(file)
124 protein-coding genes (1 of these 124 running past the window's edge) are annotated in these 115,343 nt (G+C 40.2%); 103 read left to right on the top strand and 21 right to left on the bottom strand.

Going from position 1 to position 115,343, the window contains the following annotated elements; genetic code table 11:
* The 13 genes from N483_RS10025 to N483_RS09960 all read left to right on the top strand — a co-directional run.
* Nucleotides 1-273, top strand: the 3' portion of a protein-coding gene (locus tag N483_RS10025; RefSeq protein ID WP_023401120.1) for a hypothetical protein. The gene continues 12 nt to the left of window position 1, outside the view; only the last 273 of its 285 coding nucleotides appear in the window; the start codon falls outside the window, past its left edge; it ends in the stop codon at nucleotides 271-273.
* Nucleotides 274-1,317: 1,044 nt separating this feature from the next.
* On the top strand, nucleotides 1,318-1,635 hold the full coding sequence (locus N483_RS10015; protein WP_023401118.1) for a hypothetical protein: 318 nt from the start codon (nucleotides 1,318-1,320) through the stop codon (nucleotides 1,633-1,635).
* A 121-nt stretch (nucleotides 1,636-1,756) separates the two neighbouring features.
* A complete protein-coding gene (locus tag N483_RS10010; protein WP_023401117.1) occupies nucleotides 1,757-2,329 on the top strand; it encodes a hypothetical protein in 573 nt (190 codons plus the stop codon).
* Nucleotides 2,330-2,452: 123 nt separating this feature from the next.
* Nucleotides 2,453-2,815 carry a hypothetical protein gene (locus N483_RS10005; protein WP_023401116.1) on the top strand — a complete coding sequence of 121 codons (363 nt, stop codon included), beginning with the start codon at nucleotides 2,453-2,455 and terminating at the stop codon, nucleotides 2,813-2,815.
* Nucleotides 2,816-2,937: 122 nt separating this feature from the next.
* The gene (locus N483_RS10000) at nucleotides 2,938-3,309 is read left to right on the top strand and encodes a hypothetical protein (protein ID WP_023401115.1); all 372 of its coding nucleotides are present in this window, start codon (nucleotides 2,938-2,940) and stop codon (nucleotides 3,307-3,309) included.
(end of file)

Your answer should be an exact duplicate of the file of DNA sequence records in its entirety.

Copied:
124 protein-coding genes (1 of these 124 running past the window's edge) are annotated in these 115,343 nt (G+C 40.2%); 103 read left to right on the top strand and 21 right to left on the bottom strand.

Going from position 1 to position 115,343, the window contains the following annotated elements; genetic code table 11:
* The 13 genes from N483_RS10025 to N483_RS09960 all read left to right on the top strand — a co-directional run.
* Nucleotides 1-273, top strand: the 3' portion of a protein-coding gene (locus tag N483_RS10025; RefSeq protein ID WP_023401120.1) for a hypothetical protein. The gene continues 12 nt to the left of window position 1, outside the view; only the last 273 of its 285 coding nucleotides appear in the window; the start codon falls outside the window, past its left edge; it ends in the stop codon at nucleotides 271-273.
* Nucleotides 274-1,317: 1,044 nt separating this feature from the next.
* On the top strand, nucleotides 1,318-1,635 hold the full coding sequence (locus N483_RS10015; protein WP_023401118.1) for a hypothetical protein: 318 nt from the start codon (nucleotides 1,318-1,320) through the stop codon (nucleotides 1,633-1,635).
* A 121-nt stretch (nucleotides 1,636-1,756) separates the two neighbouring features.
* A complete protein-coding gene (locus tag N483_RS10010; protein WP_023401117.1) occupies nucleotides 1,757-2,329 on the top strand; it encodes a hypothetical protein in 573 nt (190 codons plus the stop codon).
* Nucleotides 2,330-2,452: 123 nt separating this feature from the next.
* Nucleotides 2,453-2,815 carry a hypothetical protein gene (locus N483_RS10005; protein WP_023401116.1) on the top strand — a complete coding sequence of 121 codons (363 nt, stop codon included), beginning with the start codon at nucleotides 2,453-2,455 and terminating at the stop codon, nucleotides 2,813-2,815.
* Nucleotides 2,816-2,937: 122 nt separating this feature from the next.
* The gene (locus N483_RS10000) at nucleotides 2,938-3,309 is read left to right on the top strand and encodes a hypothetical protein (protein ID WP_023401115.1); all 372 of its coding nucleotides are present in this window, start codon (nucleotides 2,938-2,940) and stop codon (nucleotides 3,307-3,309) included.